IMIA is an international organization where mapmakers, publishers, geospatial technology companies, location-based services, content producers, and distributors come together to both connect and to conduct business in the spatial information and map related industry. It is a global organization and welcomes members from every corner of the globe. The Association is made up of three regions: IMIA EAME (Europe, Africa and Middle East), IMIA Americas (North America, South America, Canada, and Mexico) and IMIA Asia Pacific (Australia, New Zealand and Asia Pacific).
The IMIA Report reports the current issues of the worldwide mapping industry giving members information on new products, member news, plus items of interest to those in the industry. We encourage all our members to send to IMIA Headquarters their new product information and press releases for distribution. Advertising is available.
[Startup Watchlist] Startups Leveraging the Power of Maps
Maps are fascinating. Cartography (the art of map making) can be traced back to about 8000 years! Starting as cave paintings to the modern 21st century digital mapmaking, maps have been used by humans across the globe. Here, take a look at this oldest surviving Ptolemaic world map, which has been redrawn according to his 1st projection by monks at Constantinople under Maximus Planudes around 1300.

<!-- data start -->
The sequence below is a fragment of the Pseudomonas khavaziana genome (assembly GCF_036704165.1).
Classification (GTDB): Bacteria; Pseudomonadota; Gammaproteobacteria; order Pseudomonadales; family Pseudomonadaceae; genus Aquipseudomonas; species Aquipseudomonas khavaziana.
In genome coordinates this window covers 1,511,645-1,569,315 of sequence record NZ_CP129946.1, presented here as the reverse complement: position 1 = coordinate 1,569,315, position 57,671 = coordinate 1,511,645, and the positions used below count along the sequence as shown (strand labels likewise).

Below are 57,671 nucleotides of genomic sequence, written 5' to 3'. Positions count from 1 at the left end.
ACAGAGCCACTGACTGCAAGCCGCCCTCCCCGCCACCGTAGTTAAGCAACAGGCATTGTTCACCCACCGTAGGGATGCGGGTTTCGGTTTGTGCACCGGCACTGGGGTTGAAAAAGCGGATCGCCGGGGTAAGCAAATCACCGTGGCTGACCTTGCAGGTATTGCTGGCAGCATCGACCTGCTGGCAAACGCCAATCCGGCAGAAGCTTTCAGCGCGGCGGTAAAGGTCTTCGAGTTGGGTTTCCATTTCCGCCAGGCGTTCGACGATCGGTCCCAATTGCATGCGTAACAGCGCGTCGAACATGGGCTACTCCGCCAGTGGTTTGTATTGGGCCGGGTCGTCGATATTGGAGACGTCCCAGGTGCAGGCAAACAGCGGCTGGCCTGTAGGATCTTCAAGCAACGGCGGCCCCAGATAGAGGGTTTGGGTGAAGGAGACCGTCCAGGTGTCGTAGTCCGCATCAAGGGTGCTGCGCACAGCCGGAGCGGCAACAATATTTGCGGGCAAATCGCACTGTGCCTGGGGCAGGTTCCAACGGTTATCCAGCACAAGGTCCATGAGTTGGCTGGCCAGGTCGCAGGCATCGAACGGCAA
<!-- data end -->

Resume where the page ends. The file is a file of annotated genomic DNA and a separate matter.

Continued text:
So, when Boni Gopalan, co-founder and CTO of WalkInto wrote to YourStory, I decided to make make mapping as a subject of this newsletter. We look at a couple of startups and try to decipher what is happening in the world of mapping.
Based out of Pune (a Delaware corporation), WalkInto is a platform for creating stories based on Google StreetView. It is used by panorama photographers from around the world for both commercial and recreational story telling. For instance, check out: Oxford by Bernd Kronmueller, built on his photospheres published on Google views.